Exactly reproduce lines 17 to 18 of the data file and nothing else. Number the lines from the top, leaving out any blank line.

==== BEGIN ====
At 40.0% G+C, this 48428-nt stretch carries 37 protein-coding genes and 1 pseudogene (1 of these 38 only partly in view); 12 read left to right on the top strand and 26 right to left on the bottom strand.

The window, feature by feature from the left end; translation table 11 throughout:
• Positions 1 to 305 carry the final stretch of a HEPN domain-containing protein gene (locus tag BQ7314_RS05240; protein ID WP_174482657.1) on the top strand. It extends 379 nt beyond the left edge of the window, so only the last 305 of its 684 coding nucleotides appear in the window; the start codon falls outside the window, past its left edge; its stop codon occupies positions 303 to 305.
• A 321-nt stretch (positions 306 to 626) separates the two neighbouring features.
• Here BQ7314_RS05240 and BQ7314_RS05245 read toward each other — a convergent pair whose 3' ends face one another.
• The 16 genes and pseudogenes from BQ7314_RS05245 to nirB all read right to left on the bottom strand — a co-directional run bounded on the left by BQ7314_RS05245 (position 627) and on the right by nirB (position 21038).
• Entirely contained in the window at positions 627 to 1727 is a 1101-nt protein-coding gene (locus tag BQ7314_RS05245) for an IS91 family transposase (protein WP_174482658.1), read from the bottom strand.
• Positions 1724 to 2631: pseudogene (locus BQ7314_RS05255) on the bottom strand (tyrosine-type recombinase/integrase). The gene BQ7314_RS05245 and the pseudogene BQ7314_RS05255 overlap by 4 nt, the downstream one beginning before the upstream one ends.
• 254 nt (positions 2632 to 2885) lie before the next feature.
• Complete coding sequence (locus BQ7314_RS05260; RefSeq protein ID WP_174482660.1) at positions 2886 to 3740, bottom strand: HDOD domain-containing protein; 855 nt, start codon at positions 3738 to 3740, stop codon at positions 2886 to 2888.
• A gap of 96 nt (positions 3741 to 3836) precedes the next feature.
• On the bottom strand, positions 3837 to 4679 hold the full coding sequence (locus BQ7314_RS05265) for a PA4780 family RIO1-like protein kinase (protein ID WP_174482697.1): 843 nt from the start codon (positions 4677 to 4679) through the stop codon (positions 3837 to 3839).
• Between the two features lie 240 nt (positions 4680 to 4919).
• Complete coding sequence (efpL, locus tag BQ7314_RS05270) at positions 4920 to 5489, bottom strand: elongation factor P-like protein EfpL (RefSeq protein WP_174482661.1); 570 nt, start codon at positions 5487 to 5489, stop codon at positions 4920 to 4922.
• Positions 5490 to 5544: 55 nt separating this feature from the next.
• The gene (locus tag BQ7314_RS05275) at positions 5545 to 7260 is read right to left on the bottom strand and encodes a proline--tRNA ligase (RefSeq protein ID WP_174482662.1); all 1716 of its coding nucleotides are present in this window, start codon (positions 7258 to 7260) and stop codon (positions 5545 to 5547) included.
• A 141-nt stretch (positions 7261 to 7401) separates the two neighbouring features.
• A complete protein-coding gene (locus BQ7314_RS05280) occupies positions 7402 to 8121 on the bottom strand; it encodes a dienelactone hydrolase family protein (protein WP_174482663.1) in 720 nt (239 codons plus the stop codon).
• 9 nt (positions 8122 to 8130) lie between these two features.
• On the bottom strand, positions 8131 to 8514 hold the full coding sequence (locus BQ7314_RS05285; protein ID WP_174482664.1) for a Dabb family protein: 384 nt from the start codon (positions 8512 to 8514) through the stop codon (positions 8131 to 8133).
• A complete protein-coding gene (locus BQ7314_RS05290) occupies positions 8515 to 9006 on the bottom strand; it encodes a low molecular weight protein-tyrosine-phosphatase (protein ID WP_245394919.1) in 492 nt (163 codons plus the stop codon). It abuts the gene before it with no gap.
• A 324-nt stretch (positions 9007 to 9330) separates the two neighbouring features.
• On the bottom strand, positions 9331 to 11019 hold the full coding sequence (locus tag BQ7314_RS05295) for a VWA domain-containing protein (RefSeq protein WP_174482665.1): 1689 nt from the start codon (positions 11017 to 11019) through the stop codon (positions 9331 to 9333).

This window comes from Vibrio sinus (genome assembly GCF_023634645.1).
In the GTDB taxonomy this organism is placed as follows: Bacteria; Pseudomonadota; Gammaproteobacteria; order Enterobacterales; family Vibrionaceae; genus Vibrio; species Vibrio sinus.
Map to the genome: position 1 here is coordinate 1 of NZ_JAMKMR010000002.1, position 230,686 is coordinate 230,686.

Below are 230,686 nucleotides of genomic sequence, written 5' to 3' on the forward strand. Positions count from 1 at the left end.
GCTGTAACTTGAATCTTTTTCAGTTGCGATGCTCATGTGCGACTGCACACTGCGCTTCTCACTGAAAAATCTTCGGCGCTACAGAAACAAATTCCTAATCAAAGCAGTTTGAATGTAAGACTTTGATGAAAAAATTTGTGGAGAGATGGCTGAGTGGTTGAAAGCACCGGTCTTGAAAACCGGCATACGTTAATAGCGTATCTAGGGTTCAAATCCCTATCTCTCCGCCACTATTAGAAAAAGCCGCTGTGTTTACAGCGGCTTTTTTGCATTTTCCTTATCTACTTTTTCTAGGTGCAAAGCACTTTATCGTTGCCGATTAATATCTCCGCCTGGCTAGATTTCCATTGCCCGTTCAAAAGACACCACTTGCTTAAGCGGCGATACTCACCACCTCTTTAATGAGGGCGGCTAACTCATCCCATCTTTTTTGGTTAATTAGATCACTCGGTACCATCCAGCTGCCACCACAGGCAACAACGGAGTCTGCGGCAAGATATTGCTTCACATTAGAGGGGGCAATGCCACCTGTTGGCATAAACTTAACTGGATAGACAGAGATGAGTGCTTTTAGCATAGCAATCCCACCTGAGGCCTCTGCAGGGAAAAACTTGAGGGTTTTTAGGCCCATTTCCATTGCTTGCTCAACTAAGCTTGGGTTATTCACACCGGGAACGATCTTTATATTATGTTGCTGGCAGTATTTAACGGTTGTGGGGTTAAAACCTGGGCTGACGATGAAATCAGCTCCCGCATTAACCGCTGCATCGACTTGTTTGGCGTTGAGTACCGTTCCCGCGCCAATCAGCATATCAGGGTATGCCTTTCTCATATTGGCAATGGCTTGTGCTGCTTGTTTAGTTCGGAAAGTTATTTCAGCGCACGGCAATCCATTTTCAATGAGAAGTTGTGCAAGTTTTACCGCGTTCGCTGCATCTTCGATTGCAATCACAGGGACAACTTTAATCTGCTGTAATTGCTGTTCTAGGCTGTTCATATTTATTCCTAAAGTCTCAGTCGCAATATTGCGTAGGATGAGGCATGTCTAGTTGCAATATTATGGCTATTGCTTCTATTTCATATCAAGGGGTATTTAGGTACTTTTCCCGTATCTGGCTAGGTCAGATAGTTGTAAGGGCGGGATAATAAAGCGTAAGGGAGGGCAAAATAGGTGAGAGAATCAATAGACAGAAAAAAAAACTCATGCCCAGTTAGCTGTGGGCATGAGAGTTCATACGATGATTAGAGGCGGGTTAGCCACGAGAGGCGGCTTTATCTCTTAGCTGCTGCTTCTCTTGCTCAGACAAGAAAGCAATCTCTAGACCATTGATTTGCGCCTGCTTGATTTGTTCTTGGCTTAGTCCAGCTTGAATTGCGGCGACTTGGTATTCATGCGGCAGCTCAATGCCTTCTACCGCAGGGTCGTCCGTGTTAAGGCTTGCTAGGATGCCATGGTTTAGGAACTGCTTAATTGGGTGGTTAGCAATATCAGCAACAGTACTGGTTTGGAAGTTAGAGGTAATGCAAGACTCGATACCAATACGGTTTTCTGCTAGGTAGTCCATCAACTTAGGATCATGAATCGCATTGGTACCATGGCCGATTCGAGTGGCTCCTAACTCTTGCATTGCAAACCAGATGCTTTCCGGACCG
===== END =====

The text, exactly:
• A 141-nt stretch (positions 7261 to 7401) separates the two neighbouring features.
• A complete protein-coding gene (locus BQ7314_RS05280) occupies positions 7402 to 8121 on the bottom strand; it encodes a dienelactone hydrolase family protein (protein WP_174482663.1) in 720 nt (239 codons plus the stop codon).